The authenticated SMTP service uses an automatically generated certificated, ultimately signed by the University’s root CA. The service certificates only last a year, and this morning it was automatically replaced with a new certificate.

Certificate:
    Data:
        Version: 3 (0x2)
        Serial Number: 3811 (0xee3)
    Signature Algorithm: sha256WithRSAEncryption
        Issuer: C=GB, ST=Scotland, O=The University of Edinburgh, OU=Informatics, CN=Automated Server Key CA
        Validity
            Not Before: Jun 28 02:49:21 2016 GMT
            Not After : Jun 28 02:49:21 2017 GMT
        Subject: CN=smtp.inf.ed.ac.uk, OU=Informatics, O=The University of Edinburgh, L=Edinburgh, ST=Scotland, C=GB

If you have previously had to accept a warning from your mailer indicating that you trust the smtp.inf.ed.ac.uk certificate, you will probably have to do so again for this updated certificate.

Our apologies for not warning you in advance.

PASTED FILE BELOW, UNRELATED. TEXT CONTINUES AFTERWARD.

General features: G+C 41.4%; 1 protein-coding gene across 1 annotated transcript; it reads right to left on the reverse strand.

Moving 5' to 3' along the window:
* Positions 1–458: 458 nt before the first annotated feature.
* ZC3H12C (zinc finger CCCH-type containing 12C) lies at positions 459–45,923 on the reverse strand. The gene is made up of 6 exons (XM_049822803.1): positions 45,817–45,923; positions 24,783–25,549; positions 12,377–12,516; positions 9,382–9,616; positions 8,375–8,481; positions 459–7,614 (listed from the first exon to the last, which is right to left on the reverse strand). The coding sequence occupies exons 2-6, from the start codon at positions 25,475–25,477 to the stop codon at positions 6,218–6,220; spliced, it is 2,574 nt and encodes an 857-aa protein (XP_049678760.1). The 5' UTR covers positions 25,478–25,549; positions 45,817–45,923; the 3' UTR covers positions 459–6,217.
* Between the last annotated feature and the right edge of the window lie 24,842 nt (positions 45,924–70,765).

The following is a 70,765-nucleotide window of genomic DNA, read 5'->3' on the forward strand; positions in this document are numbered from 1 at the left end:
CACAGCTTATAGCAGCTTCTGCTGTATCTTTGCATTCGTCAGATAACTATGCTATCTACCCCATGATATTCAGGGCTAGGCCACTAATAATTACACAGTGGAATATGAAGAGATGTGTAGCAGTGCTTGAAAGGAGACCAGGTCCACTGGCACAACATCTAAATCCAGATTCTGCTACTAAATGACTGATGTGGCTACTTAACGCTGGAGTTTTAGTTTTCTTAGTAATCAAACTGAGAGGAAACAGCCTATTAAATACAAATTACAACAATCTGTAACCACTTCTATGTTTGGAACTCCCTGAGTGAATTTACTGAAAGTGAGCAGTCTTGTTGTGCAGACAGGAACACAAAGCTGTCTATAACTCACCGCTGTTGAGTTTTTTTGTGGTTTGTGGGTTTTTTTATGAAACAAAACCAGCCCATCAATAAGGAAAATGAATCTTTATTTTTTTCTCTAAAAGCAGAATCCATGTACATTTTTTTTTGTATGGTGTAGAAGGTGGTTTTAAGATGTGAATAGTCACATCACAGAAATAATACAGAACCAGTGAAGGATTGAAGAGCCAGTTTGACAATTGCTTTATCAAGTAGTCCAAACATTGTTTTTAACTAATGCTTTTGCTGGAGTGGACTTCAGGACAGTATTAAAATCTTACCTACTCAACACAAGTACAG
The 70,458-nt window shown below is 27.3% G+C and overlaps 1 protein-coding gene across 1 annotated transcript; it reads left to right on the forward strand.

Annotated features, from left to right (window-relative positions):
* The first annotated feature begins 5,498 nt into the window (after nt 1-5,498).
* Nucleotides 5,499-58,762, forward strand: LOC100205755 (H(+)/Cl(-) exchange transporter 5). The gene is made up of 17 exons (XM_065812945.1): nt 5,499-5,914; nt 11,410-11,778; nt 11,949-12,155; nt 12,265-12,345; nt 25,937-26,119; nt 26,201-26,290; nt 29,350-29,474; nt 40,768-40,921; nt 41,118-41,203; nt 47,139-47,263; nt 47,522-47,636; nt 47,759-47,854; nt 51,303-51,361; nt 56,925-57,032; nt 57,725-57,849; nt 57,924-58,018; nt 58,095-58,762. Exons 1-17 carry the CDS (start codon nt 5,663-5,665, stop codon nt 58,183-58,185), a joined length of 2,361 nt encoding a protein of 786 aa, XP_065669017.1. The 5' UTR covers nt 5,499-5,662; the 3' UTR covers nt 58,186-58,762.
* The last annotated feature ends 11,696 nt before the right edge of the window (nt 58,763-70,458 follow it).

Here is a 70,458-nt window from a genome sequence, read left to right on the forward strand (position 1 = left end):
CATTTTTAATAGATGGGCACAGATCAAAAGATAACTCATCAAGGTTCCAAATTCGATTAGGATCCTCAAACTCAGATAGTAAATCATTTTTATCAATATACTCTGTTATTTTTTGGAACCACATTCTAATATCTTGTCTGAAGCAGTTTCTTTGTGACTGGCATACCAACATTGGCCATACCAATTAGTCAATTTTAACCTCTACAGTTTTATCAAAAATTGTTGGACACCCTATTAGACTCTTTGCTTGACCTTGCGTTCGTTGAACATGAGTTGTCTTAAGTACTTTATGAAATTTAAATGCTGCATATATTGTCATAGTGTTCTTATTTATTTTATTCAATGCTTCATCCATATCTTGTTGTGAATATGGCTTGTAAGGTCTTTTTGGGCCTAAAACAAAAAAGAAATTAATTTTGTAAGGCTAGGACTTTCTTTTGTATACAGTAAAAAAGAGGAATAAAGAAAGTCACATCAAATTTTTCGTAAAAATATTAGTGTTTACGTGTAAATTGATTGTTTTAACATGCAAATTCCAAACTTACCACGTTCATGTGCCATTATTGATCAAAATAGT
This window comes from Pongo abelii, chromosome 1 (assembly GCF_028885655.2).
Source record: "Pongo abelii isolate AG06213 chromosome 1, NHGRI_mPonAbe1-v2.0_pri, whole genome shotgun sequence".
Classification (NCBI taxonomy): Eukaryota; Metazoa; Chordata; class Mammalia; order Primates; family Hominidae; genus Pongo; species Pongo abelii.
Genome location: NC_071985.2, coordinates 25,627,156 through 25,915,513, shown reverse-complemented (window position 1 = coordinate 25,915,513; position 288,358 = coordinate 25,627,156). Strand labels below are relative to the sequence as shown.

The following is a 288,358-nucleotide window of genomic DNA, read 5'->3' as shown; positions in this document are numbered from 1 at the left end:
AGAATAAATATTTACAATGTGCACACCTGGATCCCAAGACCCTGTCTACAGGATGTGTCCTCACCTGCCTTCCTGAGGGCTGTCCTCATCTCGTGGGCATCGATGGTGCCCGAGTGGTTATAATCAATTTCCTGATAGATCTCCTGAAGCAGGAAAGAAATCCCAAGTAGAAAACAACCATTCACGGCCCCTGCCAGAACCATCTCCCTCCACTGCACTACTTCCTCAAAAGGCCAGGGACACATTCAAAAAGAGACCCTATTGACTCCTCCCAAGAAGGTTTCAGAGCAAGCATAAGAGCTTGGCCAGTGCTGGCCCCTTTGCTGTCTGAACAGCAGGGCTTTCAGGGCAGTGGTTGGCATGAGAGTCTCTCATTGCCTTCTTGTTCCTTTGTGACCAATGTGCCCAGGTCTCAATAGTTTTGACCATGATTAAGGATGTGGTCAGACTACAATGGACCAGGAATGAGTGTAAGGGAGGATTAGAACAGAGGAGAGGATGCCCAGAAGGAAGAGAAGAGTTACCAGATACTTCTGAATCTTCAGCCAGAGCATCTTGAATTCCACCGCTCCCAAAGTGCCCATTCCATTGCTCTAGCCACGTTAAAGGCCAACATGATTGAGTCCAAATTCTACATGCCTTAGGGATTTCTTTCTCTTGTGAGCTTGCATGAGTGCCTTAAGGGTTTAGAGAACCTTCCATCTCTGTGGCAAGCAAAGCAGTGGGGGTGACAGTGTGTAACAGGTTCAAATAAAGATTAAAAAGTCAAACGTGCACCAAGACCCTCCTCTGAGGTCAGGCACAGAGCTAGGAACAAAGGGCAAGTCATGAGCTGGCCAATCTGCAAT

Neil

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SL7 Software Collections

We have recently added support for the Redhat Software Collections (2.1) on SL7 DICE machines. Redhat describes these as:

For certain applications, more recent versions of some software components are often needed in order to use their latest new features. Red Hat Software Collections is a Red Hat offering that provides a set of dynamic programming languages, database servers, and various related packages that are either more recent than their equivalent versions included in the base Red Hat Enterprise Linux system, or are available for this system for the first time.”

By default we have added gcc 5.2.1 from the Developer Toolset (4.0), others are available and can be added on request. Full details of the software collections are available and the details for the Developer Toolset are also available.

Redhat have recently announced Software Collections version 2.2 and Developer Toolset 4.1. Once that becomes available for Scientific Linux we will update DICE.

Information is available for this topic on the Computing Help site. Any questions or requests for additional software should be submitted via the usual support form.